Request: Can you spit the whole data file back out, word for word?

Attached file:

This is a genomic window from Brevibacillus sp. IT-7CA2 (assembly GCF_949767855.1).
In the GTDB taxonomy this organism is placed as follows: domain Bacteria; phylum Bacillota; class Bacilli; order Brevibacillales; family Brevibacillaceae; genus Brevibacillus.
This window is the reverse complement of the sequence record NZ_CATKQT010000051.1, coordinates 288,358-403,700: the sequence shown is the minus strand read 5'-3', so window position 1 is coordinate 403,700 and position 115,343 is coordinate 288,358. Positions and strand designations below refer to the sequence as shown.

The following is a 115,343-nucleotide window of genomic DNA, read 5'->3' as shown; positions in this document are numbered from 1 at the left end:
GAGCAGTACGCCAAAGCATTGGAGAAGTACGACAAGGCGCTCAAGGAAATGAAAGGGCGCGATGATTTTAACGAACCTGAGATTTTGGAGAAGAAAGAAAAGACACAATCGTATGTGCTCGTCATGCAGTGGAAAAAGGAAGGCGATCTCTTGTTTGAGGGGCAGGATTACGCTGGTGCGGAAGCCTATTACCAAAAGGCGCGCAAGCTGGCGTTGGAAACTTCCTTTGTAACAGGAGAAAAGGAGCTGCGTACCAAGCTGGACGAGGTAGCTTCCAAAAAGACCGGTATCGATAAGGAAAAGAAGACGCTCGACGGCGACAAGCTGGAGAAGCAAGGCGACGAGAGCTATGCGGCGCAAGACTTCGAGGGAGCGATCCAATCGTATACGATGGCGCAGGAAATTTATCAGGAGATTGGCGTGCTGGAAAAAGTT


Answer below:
This is a genomic window from Brevibacillus sp. IT-7CA2 (assembly GCF_949767855.1).
In the GTDB taxonomy this organism is placed as follows: domain Bacteria; phylum Bacillota; class Bacilli; order Brevibacillales; family Brevibacillaceae; genus Brevibacillus.
This window is the reverse complement of the sequence record NZ_CATKQT010000051.1, coordinates 288,358-403,700: the sequence shown is the minus strand read 5'-3', so window position 1 is coordinate 403,700 and position 115,343 is coordinate 288,358. Positions and strand designations below refer to the sequence as shown.

The following is a 115,343-nucleotide window of genomic DNA, read 5'->3' as shown; positions in this document are numbered from 1 at the left end:
GAGCAGTACGCCAAAGCATTGGAGAAGTACGACAAGGCGCTCAAGGAAATGAAAGGGCGCGATGATTTTAACGAACCTGAGATTTTGGAGAAGAAAGAAAAGACACAATCGTATGTGCTCGTCATGCAGTGGAAAAAGGAAGGCGATCTCTTGTTTGAGGGGCAGGATTACGCTGGTGCGGAAGCCTATTACCAAAAGGCGCGCAAGCTGGCGTTGGAAACTTCCTTTGTAACAGGAGAAAAGGAGCTGCGTACCAAGCTGGACGAGGTAGCTTCCAAAAAGACCGGTATCGATAAGGAAAAGAAGACGCTCGACGGCGACAAGCTGGAGAAGCAAGGCGACGAGAGCTATGCGGCGCAAGACTTCGAGGGAGCGATCCAATCGTATACGATGGCGCAGGAAATTTATCAGGAGATTGGCGTGCTGGAAAAAGTT